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Marty2019

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Everything posted by Marty2019

  1. That's really funny. Seriously, I read that paragraph and I busted out laughing.
  2. I remember when there was a move to boycott Chic-Fil-A, and noted liberal John Stewart went on his show and said, paraphrasing, "Boycott? Are you crazy? These are delicious chicken sandwiches." I think the whole country has gone off the deep end with the politically inspired boycotts. So, heck yes, I would play one of his courses, whether I like him or not. If you don't like the guy, register to vote and vote. < (I think that is a non-partisan statement. I'm trying to remain non-partisan here. )
  3. I like the 4 piece ball a lot. I think they're a really good golf ball for a dirt cheap price ($15/dz) and they have performed very well for me. I have no experience with the 3 piece ball.
  4. One thing I have done recently is trying to feel the slope with my feet. Straddle the line, or stand to one side of your line with your feet perpendicular to the line, and it's amazing, very often your feet can feel the slope better than your eyes can see it.
  5. I wonder if the "Dilly dilly" ban was paid for by Budweiser. "Banning" their catch phrase is really to their benefit, as we have seen already.
  6. I don't necessarily agree with all of that. I agree that he has been a dick in the past, but I don't know that that necessarily means that he IS a dick. He might be a perfectly nice guy who's emotionally inconsistent, like Bubba Watson. How can we really know these people? We stand off at a distance and see them do something, and based on that very small random sample, we judge them without really knowing the totality of who they are.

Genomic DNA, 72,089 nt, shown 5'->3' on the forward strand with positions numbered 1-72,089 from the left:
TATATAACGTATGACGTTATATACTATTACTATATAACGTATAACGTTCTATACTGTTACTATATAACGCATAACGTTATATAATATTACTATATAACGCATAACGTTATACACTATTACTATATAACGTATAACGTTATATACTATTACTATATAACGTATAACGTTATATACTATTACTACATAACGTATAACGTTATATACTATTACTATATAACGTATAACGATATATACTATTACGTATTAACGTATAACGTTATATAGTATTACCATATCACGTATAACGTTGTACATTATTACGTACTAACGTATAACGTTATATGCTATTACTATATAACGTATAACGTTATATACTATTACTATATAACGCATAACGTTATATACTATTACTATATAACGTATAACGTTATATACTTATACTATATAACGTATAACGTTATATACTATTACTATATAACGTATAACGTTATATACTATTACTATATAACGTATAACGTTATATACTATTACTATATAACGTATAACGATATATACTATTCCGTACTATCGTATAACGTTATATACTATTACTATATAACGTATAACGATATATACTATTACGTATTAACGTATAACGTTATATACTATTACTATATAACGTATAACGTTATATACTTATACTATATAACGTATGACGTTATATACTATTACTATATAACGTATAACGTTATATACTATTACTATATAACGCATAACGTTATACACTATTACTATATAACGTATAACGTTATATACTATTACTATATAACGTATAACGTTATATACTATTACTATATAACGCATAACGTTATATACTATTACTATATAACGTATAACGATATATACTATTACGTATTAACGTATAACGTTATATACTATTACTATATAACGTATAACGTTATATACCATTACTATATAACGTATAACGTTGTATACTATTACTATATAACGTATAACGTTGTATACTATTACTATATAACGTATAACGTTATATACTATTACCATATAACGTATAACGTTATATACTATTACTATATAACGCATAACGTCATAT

7. She's from Sweden, not Switzerland. But about your hoping an American wins, I may be unusual in this regard, but I don't particularly root for Americans unless it's an American team in the Ryder Cup or something like that. I generally root for players regardless of where they come from.
  8. That's a great explanation. So, if the right shoulder comes up on the back swing, the right side has to stretch, and some of that stretch naturally comes from the right leg straightening somewhat. It's so encouraging when I learn stuff like this, but at the same time, it's aggravating that it took me 50 years to learn it.